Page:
Joyce, Pound, and Williams commanded the smallest of audiences and were shunned by what we now think of as “major” publishing houses. Publishers have always been craven when the odds are not in their favor, it’s just enhanced nowadays because there is so much money to be made if the publisher can hit the shit machine. What is most surprising to me is the number of—what can I call them?—”absent” books published. These are books that have no literary merit, no spirit of aesthetic adventure, no rough but interesting formal design, and—this is most important—no chance of commercial success! That’s what is so amazing to me—not the number of Judith Krantz-like novels published, nor the Calvin Trillin-Garrison Keillor warm and wise and witty and wonderful malarkey, but the novels that just lie there: life and love in a small town in Northern California, sexual awakening in a Baptist family in Pennsylvania—daughter flees to Greenwich Village, meets bum who makes her pregnant, discovers feminism—and on and on. Were I running these houses, I’d can all these editors in a minute. If they can’t make millions, would be my thinking, I’ll be God damned if they’re going to put out excrement that will only break even, i.e., if we want to break even, I’d say, let’s publish BOOKS. But, of course, the chances are that the people who own these houses would not know a book if it buggered them.

And don’t miss his rave for my man Flann O’Brien.


This is another in a series of posts (1, 2) presenting excerpts from R.M.W. Dixon’s Searching for Aboriginal Languages: Memoirs of a Field Worker; this one deals with one of Dixon’s major interests, the avoidance forms common among Australian languages (you can see samples of so-called “mother-in-law language” here: scroll down to “2.3 Taboo and avoidance”). He introduces it on pp. 91ff:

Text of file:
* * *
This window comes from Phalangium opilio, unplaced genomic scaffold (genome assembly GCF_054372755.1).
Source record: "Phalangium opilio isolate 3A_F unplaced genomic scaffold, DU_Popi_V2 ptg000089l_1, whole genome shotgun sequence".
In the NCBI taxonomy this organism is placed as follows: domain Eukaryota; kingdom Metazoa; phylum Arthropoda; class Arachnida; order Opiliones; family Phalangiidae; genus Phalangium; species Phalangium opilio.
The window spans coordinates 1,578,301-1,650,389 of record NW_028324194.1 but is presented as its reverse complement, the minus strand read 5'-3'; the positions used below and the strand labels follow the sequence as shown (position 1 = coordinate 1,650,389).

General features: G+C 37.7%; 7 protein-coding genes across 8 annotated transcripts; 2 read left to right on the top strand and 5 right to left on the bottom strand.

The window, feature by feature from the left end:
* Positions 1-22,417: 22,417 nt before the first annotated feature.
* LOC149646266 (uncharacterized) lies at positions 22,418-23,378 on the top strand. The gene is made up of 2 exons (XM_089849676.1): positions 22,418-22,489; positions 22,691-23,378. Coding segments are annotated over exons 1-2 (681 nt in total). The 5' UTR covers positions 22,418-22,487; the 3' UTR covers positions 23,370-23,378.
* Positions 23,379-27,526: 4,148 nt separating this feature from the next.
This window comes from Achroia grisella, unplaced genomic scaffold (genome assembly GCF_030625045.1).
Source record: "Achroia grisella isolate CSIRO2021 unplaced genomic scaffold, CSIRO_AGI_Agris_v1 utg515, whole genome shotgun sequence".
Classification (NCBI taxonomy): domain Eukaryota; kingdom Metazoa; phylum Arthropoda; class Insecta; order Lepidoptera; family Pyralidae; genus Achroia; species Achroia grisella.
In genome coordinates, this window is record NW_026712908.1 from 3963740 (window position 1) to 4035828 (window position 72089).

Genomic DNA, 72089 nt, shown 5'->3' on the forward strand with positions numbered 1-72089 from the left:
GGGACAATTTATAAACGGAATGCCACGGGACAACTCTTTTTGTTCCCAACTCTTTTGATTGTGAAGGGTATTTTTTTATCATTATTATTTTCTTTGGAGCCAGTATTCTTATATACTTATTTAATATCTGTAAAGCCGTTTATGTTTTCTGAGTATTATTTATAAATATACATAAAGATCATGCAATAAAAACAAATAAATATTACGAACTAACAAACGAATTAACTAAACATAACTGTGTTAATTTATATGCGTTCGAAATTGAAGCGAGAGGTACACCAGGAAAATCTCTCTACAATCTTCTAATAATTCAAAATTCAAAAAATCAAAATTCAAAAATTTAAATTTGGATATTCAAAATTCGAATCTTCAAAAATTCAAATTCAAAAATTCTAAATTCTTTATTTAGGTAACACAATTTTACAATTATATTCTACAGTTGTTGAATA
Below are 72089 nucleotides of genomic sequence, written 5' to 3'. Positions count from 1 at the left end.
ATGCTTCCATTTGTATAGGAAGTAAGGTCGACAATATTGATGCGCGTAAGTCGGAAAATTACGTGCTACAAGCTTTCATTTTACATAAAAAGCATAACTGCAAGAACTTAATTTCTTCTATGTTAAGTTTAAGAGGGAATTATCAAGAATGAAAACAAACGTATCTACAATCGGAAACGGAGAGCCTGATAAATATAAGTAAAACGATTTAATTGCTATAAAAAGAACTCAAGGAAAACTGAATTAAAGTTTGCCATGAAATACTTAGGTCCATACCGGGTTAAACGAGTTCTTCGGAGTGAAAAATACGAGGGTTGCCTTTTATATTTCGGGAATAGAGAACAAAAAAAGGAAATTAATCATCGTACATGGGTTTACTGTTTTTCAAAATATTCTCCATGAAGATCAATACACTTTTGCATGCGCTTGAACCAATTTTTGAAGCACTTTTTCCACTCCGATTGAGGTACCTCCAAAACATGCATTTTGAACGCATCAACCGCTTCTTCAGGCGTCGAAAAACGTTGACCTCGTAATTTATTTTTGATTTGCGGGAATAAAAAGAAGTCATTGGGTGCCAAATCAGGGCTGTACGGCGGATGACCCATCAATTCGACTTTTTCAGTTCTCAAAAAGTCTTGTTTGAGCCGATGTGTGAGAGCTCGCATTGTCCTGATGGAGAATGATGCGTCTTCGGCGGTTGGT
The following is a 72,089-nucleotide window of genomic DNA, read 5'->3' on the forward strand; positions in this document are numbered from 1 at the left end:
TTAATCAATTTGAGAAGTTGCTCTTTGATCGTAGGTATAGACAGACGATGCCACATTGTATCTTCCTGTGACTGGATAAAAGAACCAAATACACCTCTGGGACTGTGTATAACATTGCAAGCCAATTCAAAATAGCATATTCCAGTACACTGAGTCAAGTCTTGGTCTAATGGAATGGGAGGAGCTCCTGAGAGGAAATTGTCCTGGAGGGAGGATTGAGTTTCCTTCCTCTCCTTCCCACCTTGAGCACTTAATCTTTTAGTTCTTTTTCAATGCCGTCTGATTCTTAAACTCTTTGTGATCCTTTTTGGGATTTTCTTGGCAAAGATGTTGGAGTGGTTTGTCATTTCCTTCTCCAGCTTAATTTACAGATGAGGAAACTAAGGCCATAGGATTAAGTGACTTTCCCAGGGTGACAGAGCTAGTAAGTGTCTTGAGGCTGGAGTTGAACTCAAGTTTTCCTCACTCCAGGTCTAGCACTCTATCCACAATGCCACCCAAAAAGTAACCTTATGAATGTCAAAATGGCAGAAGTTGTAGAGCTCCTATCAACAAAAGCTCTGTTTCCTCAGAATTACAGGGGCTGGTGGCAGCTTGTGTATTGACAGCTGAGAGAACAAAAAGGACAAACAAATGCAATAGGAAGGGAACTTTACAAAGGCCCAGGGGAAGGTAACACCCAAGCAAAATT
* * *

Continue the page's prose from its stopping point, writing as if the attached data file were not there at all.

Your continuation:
Now that the rains had begun, we were keen to get back to Cairns before bad floods came; we had been warned that roads were often out for weeks at the height of the wet season. But Chloe insisted that before we left, we must go through one other type of language: Jalnguy. A special language that a man had to use when talking to—or even when talking in the presence of—his mother-in-law, and the mother-in-law would use it back. Jalnguy was also used between a woman and her father-in-law, and between certain types of cousins. Every member of the Jirrbalngan and Girramaygan tribes would know Jalnguy, and had to use it with relatives from these particular kin categories. They were people who should be kept at arm’s length in social dealings—one would not normally look them in the eye or be left alone with them without a chaperon—and the use of a special language, Jalnguy, was an overt index of this avoidance behavior.
There was never any choice involved, Chloe said. A man would talk with his wife in Guwal, the everyday language style, but if a mother-in-law was within hearing, he had immediately to switch to Jalnguy. All the texts and vocabulary I’d collected so far were Guwal. Some of the old people had warned Chloe that it wasn’t wise to divulge anything about Jalnguy, but she had decided to ignore them…